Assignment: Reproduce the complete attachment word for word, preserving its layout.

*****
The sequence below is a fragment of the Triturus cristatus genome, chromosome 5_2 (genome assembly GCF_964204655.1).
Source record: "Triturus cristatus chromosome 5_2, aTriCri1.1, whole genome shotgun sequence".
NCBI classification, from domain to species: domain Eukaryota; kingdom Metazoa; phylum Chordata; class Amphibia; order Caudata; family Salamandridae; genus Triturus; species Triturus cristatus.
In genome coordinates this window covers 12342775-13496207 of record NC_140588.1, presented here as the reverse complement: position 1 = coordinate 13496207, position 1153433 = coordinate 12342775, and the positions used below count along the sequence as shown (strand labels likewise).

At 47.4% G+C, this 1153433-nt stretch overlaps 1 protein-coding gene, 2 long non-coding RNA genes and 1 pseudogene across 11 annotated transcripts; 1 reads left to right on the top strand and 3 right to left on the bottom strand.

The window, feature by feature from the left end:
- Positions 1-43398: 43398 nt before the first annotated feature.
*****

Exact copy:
The sequence below is a fragment of the Triturus cristatus genome, chromosome 5_2 (genome assembly GCF_964204655.1).
Source record: "Triturus cristatus chromosome 5_2, aTriCri1.1, whole genome shotgun sequence".
NCBI classification, from domain to species: domain Eukaryota; kingdom Metazoa; phylum Chordata; class Amphibia; order Caudata; family Salamandridae; genus Triturus; species Triturus cristatus.
In genome coordinates this window covers 12342775-13496207 of record NC_140588.1, presented here as the reverse complement: position 1 = coordinate 13496207, position 1153433 = coordinate 12342775, and the positions used below count along the sequence as shown (strand labels likewise).

At 47.4% G+C, this 1153433-nt stretch overlaps 1 protein-coding gene, 2 long non-coding RNA genes and 1 pseudogene across 11 annotated transcripts; 1 reads left to right on the top strand and 3 right to left on the bottom strand.

The window, feature by feature from the left end:
- Positions 1-43398: 43398 nt before the first annotated feature.